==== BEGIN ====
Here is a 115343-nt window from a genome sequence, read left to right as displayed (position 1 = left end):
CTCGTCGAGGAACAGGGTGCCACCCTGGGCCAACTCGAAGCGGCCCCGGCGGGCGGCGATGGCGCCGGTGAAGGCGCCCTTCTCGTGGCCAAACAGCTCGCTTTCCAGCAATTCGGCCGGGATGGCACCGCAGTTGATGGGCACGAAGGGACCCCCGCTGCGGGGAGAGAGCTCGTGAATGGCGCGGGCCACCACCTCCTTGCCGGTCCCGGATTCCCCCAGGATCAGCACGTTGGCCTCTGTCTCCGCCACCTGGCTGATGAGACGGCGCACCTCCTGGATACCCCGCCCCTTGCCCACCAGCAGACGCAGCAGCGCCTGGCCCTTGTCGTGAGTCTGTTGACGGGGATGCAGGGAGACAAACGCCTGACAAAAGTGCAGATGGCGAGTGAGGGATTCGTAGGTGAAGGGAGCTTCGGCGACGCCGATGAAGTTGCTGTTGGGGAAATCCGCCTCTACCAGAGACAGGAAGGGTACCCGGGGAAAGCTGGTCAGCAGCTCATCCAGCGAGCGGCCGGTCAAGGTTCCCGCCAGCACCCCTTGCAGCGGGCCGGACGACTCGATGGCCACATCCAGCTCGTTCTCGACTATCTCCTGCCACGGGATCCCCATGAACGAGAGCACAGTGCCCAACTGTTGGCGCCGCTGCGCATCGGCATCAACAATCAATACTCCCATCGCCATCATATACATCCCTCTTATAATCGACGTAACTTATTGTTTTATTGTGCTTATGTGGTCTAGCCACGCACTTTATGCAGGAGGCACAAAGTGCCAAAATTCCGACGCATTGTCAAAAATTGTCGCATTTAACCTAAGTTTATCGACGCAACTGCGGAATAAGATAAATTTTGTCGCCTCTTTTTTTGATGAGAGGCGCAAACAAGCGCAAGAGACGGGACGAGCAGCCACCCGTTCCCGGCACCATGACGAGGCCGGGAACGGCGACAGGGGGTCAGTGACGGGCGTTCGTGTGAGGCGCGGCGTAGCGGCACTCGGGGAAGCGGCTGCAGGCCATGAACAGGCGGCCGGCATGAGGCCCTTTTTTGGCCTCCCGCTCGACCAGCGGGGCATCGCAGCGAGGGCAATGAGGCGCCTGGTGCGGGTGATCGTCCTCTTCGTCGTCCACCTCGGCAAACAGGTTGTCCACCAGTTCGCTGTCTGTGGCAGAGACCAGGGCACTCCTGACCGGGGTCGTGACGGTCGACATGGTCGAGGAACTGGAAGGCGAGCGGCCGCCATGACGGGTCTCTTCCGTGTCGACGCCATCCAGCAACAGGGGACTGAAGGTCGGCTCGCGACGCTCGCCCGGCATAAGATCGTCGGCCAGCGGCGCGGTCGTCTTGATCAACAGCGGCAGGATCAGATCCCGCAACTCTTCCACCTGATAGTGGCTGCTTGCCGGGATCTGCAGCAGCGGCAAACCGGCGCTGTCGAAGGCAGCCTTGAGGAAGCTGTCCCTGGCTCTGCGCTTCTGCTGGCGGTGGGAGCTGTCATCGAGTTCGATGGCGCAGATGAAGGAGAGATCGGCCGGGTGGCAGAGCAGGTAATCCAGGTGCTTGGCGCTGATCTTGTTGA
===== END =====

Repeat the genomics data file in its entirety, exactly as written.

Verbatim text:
Here is a 115343-nt window from a genome sequence, read left to right as displayed (position 1 = left end):
CTCGTCGAGGAACAGGGTGCCACCCTGGGCCAACTCGAAGCGGCCCCGGCGGGCGGCGATGGCGCCGGTGAAGGCGCCCTTCTCGTGGCCAAACAGCTCGCTTTCCAGCAATTCGGCCGGGATGGCACCGCAGTTGATGGGCACGAAGGGACCCCCGCTGCGGGGAGAGAGCTCGTGAATGGCGCGGGCCACCACCTCCTTGCCGGTCCCGGATTCCCCCAGGATCAGCACGTTGGCCTCTGTCTCCGCCACCTGGCTGATGAGACGGCGCACCTCCTGGATACCCCGCCCCTTGCCCACCAGCAGACGCAGCAGCGCCTGGCCCTTGTCGTGAGTCTGTTGACGGGGATGCAGGGAGACAAACGCCTGACAAAAGTGCAGATGGCGAGTGAGGGATTCGTAGGTGAAGGGAGCTTCGGCGACGCCGATGAAGTTGCTGTTGGGGAAATCCGCCTCTACCAGAGACAGGAAGGGTACCCGGGGAAAGCTGGTCAGCAGCTCATCCAGCGAGCGGCCGGTCAAGGTTCCCGCCAGCACCCCTTGCAGCGGGCCGGACGACTCGATGGCCACATCCAGCTCGTTCTCGACTATCTCCTGCCACGGGATCCCCATGAACGAGAGCACAGTGCCCAACTGTTGGCGCCGCTGCGCATCGGCATCAACAATCAATACTCCCATCGCCATCATATACATCCCTCTTATAATCGACGTAACTTATTGTTTTATTGTGCTTATGTGGTCTAGCCACGCACTTTATGCAGGAGGCACAAAGTGCCAAAATTCCGACGCATTGTCAAAAATTGTCGCATTTAACCTAAGTTTATCGACGCAACTGCGGAATAAGATAAATTTTGTCGCCTCTTTTTTTGATGAGAGGCGCAAACAAGCGCAAGAGACGGGACGAGCAGCCACCCGTTCCCGGCACCATGACGAGGCCGGGAACGGCGACAGGGGGTCAGTGACGGGCGTTCGTGTGAGGCGCGGCGTAGCGGCACTCGGGGAAGCGGCTGCAGGCCATGAACAGGCGGCCGGCATGAGGCCCTTTTTTGGCCTCCCGCTCGACCAGCGGGGCATCGCAGCGAGGGCAATGAGGCGCCTGGTGCGGGTGATCGTCCTCTTCGTCGTCCACCTCGGCAAACAGGTTGTCCACCAGTTCGCTGTCTGTGGCAGAGACCAGGGCACTCCTGACCGGGGTCGTGACGGTCGACATGGTCGAGGAACTGGAAGGCGAGCGGCCGCCATGACGGGTCTCTTCCGTGTCGACGCCATCCAGCAACAGGGGACTGAAGGTCGGCTCGCGACGCTCGCCCGGCATAAGATCGTCGGCCAGCGGCGCGGTCGTCTTGATCAACAGCGGCAGGATCAGATCCCGCAACTCTTCCACCTGATAGTGGCTGCTTGCCGGGATCTGCAGCAGCGGCAAACCGGCGCTGTCGAAGGCAGCCTTGAGGAAGCTGTCCCTGGCTCTGCGCTTCTGCTGGCGGTGGGAGCTGTCATCGAGTTCGATGGCGCAGATGAAGGAGAGATCGGCCGGGTGGCAGAGCAGGTAATCCAGGTGCTTGGCGCTGATCTTGTTGA